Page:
Earlier this weekend, hospitals in the United Kingdom as well as Telefonica, FedEx and other businesses were hit by a significant ransomware attack that compromised more than 75,000 computers in over 99 countries across the globe. The malware has been identified as WannaCry. It encrypts the affected computer and then requires the owner to pay a $300 ransom before it can be unlocked again. It spread so quickly because of a bug in some old versions of Windows that were originally used by the NSA to hack into PCs. Microsoft has quickly been issuing fixes to contain the situation.
Microsoft prioritized sending out fixes for the latest versions of Windows, this meant that users on legacy versions were left without adequate protection. Most of the machines that ended up being compromised were running older versions that hadn’t received the patch yet.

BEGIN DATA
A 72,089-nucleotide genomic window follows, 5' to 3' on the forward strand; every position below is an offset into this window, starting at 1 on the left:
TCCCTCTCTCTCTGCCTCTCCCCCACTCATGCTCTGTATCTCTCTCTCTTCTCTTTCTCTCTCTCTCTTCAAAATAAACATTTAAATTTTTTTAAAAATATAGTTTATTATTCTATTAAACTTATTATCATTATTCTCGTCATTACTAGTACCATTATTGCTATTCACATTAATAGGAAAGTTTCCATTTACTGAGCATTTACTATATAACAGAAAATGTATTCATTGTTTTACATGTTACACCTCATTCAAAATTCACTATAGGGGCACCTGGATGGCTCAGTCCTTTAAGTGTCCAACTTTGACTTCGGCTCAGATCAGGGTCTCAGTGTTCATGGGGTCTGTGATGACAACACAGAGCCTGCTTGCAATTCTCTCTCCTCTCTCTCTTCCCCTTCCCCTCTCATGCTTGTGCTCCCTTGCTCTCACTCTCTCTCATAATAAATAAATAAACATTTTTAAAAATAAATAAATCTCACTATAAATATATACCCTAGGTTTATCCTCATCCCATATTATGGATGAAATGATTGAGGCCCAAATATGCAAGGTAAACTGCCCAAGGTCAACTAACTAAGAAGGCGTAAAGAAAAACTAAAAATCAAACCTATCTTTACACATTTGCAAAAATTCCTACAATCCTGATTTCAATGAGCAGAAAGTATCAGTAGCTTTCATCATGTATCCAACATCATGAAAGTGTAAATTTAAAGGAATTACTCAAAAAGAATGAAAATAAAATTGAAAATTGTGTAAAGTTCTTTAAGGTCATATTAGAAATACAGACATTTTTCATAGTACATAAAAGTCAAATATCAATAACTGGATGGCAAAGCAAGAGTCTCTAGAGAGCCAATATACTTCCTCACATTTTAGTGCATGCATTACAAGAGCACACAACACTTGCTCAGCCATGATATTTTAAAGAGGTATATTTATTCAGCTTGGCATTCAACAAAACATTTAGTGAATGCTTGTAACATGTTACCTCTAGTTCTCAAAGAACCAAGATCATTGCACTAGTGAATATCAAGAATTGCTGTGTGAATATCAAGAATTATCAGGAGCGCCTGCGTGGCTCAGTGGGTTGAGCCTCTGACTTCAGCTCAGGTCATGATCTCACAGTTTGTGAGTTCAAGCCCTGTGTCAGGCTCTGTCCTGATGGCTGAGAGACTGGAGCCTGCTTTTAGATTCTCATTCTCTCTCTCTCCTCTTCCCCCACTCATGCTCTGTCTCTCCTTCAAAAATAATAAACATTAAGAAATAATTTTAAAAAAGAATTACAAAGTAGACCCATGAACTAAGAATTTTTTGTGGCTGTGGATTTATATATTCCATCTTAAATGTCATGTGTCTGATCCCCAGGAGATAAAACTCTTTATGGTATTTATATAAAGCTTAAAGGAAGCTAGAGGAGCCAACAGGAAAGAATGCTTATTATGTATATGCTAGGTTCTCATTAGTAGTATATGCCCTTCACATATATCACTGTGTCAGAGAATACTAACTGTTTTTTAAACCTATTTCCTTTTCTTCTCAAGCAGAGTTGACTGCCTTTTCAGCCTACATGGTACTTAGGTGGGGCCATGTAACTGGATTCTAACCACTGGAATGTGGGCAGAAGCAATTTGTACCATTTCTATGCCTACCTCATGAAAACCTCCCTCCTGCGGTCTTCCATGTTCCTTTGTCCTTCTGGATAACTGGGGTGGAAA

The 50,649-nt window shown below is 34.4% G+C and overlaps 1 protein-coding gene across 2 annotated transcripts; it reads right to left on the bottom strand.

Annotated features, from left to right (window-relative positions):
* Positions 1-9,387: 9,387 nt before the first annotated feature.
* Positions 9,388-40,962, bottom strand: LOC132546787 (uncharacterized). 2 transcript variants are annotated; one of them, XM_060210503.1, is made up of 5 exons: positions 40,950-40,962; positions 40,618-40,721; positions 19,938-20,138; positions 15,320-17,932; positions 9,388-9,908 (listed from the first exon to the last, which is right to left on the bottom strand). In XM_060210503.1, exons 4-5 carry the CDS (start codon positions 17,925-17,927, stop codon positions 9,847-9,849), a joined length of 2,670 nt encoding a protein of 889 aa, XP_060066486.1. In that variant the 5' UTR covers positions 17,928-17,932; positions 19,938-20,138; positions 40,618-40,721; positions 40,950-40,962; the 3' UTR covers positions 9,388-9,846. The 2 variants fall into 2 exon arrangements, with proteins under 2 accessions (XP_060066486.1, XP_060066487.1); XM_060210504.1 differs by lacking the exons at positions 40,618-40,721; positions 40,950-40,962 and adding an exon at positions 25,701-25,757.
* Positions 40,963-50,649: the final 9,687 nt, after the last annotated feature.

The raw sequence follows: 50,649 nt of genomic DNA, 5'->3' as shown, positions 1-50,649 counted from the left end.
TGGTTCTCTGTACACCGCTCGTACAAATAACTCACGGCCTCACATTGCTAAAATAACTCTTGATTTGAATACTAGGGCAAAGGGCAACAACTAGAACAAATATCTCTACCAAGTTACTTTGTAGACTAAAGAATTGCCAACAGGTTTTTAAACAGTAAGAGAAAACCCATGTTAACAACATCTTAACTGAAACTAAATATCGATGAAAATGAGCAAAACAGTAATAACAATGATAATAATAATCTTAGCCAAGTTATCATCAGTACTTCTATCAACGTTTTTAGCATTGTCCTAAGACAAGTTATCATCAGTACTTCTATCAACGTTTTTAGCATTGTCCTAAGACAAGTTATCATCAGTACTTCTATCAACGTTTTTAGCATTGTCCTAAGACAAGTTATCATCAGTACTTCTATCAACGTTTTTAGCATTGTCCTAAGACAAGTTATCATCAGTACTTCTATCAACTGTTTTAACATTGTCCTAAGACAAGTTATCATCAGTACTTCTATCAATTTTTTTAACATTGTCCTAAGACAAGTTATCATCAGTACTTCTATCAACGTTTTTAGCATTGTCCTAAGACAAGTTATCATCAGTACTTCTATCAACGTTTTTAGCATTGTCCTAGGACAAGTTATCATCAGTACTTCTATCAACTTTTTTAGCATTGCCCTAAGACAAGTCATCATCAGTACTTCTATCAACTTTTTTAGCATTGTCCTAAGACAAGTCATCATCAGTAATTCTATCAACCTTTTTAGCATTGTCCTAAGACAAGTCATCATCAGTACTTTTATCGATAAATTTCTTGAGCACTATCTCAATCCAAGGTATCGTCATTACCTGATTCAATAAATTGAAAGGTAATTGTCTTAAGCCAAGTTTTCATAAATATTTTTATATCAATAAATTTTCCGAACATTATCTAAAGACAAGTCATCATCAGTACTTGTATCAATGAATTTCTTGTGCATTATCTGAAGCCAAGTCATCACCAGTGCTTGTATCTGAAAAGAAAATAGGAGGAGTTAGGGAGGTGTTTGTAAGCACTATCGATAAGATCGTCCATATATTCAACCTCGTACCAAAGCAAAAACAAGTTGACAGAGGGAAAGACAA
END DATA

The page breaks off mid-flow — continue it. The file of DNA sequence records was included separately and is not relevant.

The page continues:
The company says that it’s now taking a “highly unusual” step by releasing public patches for Windows versions that are in custom support only. It has released specific patches for Windows XP, Windows 8, and Windows Server 2003.
“Seeing businesses and individuals affected by cyberattacks, such as the ones reported today, was painful,” said Philip Misner, a security group manager at Microsoft, adding that “Given the potential impact to customers and their businesses, we made the decision to make the Security Update for platforms in custom support only.”